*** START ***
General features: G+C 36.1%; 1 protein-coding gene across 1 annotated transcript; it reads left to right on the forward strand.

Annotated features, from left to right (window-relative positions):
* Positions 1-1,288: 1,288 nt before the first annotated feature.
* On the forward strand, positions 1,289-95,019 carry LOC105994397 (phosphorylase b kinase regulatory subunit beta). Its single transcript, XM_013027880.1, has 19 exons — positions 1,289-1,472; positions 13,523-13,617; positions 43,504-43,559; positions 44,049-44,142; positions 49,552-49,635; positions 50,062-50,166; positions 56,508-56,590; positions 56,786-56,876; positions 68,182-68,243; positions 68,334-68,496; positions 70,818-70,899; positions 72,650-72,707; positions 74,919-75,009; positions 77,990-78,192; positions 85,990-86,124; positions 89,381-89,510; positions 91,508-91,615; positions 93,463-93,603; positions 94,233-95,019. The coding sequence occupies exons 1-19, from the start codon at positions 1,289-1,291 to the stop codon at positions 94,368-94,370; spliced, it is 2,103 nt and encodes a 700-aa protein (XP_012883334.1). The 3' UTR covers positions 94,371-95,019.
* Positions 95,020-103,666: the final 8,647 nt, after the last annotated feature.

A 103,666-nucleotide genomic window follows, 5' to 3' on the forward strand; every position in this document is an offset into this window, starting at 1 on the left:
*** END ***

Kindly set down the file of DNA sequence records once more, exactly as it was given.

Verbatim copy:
General features: G+C 36.1%; 1 protein-coding gene across 1 annotated transcript; it reads left to right on the forward strand.

Annotated features, from left to right (window-relative positions):
* Positions 1-1,288: 1,288 nt before the first annotated feature.
* On the forward strand, positions 1,289-95,019 carry LOC105994397 (phosphorylase b kinase regulatory subunit beta). Its single transcript, XM_013027880.1, has 19 exons — positions 1,289-1,472; positions 13,523-13,617; positions 43,504-43,559; positions 44,049-44,142; positions 49,552-49,635; positions 50,062-50,166; positions 56,508-56,590; positions 56,786-56,876; positions 68,182-68,243; positions 68,334-68,496; positions 70,818-70,899; positions 72,650-72,707; positions 74,919-75,009; positions 77,990-78,192; positions 85,990-86,124; positions 89,381-89,510; positions 91,508-91,615; positions 93,463-93,603; positions 94,233-95,019. The coding sequence occupies exons 1-19, from the start codon at positions 1,289-1,291 to the stop codon at positions 94,368-94,370; spliced, it is 2,103 nt and encodes a 700-aa protein (XP_012883334.1). The 3' UTR covers positions 94,371-95,019.
* Positions 95,020-103,666: the final 8,647 nt, after the last annotated feature.

A 103,666-nucleotide genomic window follows, 5' to 3' on the forward strand; every position in this document is an offset into this window, starting at 1 on the left: